If you’re going to have advertisements, then make them more seamless.  Movies have been doing it for decades.  An example is any scene of people eating where they are drinking a soda.  If the soda can is in the shot you can be guaranteed that the logo will be facing the camera no matter what the angle is.  Most people don’t notice this because it’s subtle and doesn’t draw attention away from the scene.  This tactic wouldn’t work in a videogame of course because you should be able to walk around something without it always facing you.  There are other things you can do though.  You can put a billboard along a common route taken in the game for example, but don’t have it be in the player’s way.

Another thing you can do to make it work is apply the advertisement to the game.  If your game is set in the future, then advertise for a silly version of a known product in the future.  An example of this is the Pepsi placement in Back to the Future II.  Another way to make it work is to make a humorous advert.  Take Prototype for example.  You could have an advertisement like “Exhausted from running up buildings and throwing tanks? Get some energy back with Gatorade.”

Kinda feels like what many companies are using my money for.


One of the main points regarding in-game advertising is that we are paying to be advertised to.  The basic principle is why are we paying 60$ for one game with no-ads and the same 60$ for a game that has ads that are constantly being updated.  Now advertising is prevalent in all forms of media, but the problem is that the price reflects that.  Magazines have advertisements because it helps pay for the cost or releasing said magazine to the consumer at such a low rate.  Television has advertisements to help pay for the production costs of the show.  When the shows are released on DVD, there is a flat rate to watch the show without commercials.  The same should be applied to games.  Can you imagine what would happen to DVD sales if the DVD’s had constant updated commercials you were forced to watch?

I’m not trying to complain that I want my games to be free or nonsense like that.  I’m just staying that if I’m going to be paying money to get advertised to, then I want to see something for it.


An example would be that if a game has in-game advertising, then it is a little bit cheaper.  If I’m playing an MMO that has a monthly fee, then make that monthly fee a bit cheaper.  If the advertisements are being used so that the game can continue to generate revenue after launch, then I expect DLC to be free.  Recently there were rumors of advertisements being placed directly on the Xbox 360 dashboard backgrounds.  If they are going to do this then we need to have a reduction in the fee for Xbox Live Gold.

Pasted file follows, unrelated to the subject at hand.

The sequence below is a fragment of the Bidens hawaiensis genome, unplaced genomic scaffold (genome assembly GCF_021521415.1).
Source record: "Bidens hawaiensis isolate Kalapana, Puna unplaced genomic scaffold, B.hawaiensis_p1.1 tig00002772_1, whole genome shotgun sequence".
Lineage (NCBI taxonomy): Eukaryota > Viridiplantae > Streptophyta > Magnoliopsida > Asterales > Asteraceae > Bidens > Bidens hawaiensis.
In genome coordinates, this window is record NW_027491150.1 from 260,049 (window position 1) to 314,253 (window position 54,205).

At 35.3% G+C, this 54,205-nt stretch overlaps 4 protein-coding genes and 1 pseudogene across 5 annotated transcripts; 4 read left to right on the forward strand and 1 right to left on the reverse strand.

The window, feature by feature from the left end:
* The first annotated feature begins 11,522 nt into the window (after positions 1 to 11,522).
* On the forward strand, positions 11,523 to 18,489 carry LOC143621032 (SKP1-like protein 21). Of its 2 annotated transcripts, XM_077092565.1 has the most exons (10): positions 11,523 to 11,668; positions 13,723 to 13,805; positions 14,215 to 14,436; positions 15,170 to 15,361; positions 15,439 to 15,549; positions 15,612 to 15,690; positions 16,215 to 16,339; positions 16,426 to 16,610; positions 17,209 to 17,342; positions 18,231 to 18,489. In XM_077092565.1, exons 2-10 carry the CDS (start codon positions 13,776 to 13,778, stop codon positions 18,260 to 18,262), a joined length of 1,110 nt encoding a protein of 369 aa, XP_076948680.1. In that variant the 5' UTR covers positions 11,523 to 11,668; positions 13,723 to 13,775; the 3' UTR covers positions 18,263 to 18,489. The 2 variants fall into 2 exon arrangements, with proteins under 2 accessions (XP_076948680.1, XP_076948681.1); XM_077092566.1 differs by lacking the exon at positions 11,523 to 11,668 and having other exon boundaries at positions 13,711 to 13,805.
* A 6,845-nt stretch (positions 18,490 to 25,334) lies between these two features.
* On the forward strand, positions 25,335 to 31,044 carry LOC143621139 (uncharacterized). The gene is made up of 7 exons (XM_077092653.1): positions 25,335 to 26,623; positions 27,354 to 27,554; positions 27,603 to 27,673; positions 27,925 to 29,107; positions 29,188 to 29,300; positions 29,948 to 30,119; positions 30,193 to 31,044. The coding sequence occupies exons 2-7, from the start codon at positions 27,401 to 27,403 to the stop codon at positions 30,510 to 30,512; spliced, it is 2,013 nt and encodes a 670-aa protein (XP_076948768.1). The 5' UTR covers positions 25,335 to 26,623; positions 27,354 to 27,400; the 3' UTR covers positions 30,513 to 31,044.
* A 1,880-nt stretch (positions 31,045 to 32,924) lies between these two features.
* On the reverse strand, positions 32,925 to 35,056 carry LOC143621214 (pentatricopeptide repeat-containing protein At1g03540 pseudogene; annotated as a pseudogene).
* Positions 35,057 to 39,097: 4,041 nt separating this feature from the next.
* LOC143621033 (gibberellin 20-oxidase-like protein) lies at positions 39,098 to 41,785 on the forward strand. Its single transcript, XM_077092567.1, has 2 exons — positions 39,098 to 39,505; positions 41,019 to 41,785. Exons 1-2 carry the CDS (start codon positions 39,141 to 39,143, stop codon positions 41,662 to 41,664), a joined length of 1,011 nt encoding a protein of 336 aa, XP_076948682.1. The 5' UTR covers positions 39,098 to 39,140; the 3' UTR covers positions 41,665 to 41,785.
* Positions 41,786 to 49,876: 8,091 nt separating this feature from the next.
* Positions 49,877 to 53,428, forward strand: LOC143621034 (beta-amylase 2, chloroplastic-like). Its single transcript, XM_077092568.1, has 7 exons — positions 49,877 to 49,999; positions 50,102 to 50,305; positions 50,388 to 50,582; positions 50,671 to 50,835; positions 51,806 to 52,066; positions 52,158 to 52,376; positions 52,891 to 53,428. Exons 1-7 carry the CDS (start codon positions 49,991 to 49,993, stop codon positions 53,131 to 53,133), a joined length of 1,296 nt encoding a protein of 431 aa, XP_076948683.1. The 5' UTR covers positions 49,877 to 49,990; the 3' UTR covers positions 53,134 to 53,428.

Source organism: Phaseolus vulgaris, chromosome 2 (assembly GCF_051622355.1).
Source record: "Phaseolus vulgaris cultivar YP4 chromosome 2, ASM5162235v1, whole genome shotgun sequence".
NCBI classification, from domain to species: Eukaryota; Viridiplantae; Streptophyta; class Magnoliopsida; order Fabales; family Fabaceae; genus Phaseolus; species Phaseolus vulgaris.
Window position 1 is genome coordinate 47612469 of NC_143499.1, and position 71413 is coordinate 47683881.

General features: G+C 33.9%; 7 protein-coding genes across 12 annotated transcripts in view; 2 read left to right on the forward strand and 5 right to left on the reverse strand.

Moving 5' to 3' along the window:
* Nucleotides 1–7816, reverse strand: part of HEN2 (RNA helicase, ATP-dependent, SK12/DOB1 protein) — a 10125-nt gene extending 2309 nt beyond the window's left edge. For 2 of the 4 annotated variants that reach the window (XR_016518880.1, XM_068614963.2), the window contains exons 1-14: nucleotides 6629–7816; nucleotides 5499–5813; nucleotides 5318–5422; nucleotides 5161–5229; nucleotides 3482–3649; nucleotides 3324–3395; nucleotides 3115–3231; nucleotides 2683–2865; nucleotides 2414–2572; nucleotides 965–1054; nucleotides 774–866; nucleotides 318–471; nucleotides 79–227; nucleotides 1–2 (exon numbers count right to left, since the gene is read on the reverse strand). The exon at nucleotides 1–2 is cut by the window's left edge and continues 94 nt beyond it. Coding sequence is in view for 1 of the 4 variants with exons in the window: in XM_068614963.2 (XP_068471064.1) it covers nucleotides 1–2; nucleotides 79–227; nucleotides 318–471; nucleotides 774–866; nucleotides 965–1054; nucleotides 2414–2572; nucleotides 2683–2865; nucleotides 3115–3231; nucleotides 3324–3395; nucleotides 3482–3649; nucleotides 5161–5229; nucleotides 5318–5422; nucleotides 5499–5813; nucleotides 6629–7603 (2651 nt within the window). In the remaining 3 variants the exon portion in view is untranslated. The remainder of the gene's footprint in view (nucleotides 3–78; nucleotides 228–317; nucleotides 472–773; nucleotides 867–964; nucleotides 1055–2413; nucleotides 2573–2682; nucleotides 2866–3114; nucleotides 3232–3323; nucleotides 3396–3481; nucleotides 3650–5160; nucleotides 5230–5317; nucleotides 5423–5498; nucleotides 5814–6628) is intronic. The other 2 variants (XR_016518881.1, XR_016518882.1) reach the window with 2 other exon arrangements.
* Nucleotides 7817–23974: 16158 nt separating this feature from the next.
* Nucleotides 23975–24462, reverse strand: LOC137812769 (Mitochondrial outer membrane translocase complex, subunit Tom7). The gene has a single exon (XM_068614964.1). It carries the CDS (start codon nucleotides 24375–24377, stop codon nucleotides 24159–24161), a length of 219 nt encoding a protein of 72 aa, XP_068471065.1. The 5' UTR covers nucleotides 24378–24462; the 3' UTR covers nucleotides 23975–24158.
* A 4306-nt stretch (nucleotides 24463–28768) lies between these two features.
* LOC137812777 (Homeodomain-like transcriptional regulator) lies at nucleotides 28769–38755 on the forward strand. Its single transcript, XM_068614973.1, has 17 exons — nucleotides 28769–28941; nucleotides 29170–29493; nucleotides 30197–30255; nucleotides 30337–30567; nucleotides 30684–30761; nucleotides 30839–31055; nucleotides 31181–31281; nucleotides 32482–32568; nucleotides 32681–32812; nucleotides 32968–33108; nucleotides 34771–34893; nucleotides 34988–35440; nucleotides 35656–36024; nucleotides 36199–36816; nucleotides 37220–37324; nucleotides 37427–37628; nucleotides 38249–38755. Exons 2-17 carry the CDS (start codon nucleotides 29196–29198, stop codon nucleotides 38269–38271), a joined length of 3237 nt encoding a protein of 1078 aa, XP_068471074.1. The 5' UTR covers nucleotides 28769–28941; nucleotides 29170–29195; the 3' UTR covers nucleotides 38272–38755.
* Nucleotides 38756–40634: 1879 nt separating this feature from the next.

Screw Big Brother.  I Want GLaDOS watching over me.


This is one of the more touchy subjects.  Games with in-game advertisements can sometimes provide too much feedback to the advertising agency.  Things are recorded such as the player’s playtime, time they look at the ad, what angle they view the ad, how often they see it and other such data.  This is very uncomfortable for most people and feels incredibly invasive.  It’s one thing to watch a commercial on TV, and another thing to have a camera on you while you do it to determine how long you watched, what you were wearing, what were you eating, etc.


First and foremost, this should never be hidden.  If you are monitoring a player for any reason other than trying to make the game better, the player has a right to know.  I don’t mean in some miniscule little fine print on the back of the box.  There should be a clearly visible warning that your data is being monitored.  This should also really be entirely optional.  If we want to opt out of being monitored we should have the right to.  True, you could always just not play the game, but there’s a better solution.  Give us a reason to opt-in.  As mentioned before the biggest issue is we feel we are being profited upon without a benefit to us.  Let us choose to be watched and give us a reason for doing so such as a special in-game item or experience points we can use towards something.  Nothing game breaking, but any benefit is more than enough incentive for most of us to be ok with being monitored.


A lot of this has been said before, but very rarely do the articles seem to look at it as a bad thing.  Most regard it as a great new source of revenue for the game companies instead of acknowledging the complaints of the players.  Presented here are a number of solutions that can validate in-game advertising to a number of people.

Sound Off Geeklat: In-Game Advertising Yay or Nay?